But, as I frequently discuss, this bigger picture includes an interest not only in the games themselves, but in our own intentions for play. Some people resist the idea of categorizing people or where they might lie on a particular spectrum. I’m not one of them. It’s not a value judgment. People are just different in some areas. Making sense of this diversity and recognizing when our intentions align or conflict has helped a great deal in my understanding & appreciation of the complex nature of the RPG hobby. Coming to understand that subtle (or drastic) differences in intention or expectations can lead to friction, & that we can avoid or alleviate these conflicts when we are mindful of these variances.

And that leads me to the next area in which I can finally talk about how my actual play has evolved.

In the beginning, it was all about the adventure. Getting things done. Overcoming challenges. Completing the next mission. Characters, real characters, characters with personalities & drives & flaws showed up from time to time, but they weren’t the actual focus of play. Except.. they were enjoyable. Somehow the sessions felt more satisfying when we felt like our characters were real people and the world was a real place. Like the situations were real & that they mattered.

Part of my evolution was simply noticing that this was the common denominator in games which felt enjoyable, and when it was missing the game just felt unsatisfying and hollow. I love getting together and rolling dice with friends in a lighthearted manner every once in a while, but I started to realize that this wasn’t enough. Likewise, I started to notice when various system elements & areas of focus were enhancing or detracting from my experience. I even paid attention to how the behavior of the other people at the table affected my experience.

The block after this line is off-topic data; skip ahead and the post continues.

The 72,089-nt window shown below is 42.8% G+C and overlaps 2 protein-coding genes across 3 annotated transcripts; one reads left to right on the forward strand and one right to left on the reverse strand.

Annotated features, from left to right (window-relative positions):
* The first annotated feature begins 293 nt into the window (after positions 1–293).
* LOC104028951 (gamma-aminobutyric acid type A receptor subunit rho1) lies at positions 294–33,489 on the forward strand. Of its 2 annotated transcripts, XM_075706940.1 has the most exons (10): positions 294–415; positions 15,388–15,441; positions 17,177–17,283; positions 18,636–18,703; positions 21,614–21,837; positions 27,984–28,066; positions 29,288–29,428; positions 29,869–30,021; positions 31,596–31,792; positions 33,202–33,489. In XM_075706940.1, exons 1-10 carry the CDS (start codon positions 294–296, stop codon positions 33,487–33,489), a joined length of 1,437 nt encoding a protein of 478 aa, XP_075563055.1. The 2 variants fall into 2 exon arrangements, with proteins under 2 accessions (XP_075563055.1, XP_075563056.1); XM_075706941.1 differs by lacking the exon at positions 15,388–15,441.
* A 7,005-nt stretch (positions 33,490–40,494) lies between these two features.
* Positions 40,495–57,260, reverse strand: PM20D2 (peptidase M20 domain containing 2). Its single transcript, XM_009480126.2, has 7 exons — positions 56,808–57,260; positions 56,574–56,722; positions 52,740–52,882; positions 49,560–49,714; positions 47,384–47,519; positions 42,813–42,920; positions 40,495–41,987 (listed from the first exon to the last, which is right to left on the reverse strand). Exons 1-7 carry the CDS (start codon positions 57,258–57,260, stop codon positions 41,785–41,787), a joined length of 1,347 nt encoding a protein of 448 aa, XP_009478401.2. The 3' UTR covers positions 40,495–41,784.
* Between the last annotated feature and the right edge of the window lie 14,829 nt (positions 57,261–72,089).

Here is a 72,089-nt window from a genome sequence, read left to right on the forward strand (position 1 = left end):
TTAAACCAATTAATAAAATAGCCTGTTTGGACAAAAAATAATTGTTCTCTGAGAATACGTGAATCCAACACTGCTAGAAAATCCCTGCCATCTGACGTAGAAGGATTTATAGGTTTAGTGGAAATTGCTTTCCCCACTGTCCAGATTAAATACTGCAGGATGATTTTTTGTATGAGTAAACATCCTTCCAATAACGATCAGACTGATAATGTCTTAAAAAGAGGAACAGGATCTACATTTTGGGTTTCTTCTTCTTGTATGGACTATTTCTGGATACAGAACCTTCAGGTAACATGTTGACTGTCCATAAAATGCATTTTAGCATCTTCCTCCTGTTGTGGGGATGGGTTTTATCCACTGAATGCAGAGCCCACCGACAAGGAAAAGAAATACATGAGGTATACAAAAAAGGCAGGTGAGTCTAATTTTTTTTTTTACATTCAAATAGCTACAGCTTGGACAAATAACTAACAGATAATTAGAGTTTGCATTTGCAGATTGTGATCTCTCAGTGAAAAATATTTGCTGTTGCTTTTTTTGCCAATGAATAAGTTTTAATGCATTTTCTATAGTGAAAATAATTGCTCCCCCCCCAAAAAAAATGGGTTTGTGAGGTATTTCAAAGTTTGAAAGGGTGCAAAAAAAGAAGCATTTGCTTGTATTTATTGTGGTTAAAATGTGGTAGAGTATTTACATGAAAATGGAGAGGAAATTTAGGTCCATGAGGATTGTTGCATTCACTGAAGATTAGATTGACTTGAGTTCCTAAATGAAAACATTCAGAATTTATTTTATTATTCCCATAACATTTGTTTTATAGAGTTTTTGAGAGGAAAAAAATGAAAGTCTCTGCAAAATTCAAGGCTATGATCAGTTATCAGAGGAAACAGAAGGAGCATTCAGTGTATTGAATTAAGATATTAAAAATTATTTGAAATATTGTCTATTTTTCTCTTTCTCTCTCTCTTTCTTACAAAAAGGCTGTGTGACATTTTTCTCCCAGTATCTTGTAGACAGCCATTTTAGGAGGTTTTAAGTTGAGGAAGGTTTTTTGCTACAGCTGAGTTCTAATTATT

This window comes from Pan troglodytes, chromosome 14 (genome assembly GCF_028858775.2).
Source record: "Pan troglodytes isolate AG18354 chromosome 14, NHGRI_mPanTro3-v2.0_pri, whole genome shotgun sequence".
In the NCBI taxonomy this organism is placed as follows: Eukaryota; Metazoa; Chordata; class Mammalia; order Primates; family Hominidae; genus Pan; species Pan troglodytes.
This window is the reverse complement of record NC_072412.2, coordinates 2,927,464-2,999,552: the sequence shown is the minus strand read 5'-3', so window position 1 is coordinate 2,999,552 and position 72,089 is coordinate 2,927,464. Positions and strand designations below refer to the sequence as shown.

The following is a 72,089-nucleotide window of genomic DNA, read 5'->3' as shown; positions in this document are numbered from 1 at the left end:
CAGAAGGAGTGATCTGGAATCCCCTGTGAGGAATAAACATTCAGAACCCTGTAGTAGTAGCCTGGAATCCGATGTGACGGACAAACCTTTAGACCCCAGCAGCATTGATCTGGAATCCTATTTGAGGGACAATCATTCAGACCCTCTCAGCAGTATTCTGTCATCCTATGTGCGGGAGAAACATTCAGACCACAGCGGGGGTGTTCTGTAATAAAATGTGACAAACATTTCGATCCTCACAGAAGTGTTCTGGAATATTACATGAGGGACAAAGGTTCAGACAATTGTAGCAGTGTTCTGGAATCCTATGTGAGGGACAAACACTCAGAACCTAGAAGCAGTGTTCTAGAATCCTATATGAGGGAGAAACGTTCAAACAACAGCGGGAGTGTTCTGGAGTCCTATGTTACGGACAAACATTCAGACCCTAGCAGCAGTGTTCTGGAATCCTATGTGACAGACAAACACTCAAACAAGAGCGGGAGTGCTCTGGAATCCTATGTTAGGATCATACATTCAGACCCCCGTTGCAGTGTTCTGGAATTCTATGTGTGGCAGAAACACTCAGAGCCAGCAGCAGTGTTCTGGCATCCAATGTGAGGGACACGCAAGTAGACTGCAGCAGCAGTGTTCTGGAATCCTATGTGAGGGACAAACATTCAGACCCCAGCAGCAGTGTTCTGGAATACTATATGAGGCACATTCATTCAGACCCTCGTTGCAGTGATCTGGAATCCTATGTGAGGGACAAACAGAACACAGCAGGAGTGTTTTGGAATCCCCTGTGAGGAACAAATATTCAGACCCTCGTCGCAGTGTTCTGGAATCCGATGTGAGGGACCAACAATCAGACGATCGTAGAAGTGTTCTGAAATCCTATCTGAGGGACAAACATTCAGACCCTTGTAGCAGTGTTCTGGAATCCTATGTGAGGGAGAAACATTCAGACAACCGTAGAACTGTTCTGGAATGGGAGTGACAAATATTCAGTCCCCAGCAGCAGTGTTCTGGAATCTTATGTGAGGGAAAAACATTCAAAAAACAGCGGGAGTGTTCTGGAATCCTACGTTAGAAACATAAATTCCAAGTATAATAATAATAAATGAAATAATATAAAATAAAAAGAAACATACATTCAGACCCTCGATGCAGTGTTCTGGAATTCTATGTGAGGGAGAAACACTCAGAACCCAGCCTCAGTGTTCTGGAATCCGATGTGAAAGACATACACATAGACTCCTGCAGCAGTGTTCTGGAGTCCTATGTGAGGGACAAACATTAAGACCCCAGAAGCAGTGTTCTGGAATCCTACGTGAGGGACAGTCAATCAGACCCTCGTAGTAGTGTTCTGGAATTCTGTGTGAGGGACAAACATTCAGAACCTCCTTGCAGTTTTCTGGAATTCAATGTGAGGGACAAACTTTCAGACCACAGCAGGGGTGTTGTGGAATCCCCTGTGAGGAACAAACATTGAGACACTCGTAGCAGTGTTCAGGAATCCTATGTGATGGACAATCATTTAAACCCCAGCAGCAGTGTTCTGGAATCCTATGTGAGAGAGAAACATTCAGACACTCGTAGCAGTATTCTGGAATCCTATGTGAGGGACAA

That insight eventually led to me deciding to “play on purpose”. I wish I made that phrase up, but I had to steal it. While I’m still actively trying other forms of play & games that I have various levels of interest or misgivings about, I also have a much better idea of what my intention for an RPG experience is. As such, I can choose what game I want to play, with whom, and in what manner. ~ I know that I like an experience as the character, with other “real” characters interacting as free agents in a dynamic world. Sometimes I want this to be over the top cinematic pulp, & other times I want it to be much more grounded & realistic, but whatever I am after, I am much more focused on actively pursuing it rather than leaving it up to chance. (We’ll let the dice determine the particulars).

#RPGaDAY 2018 ~ Day 12

Wildest Character Concept?

It’s funny. I like names with a twist, but I tend to play vanilla characters. That doesn’t mean that they don’t develop a personality over time, but often I come in with a bare framework of who they are & I see who emerges.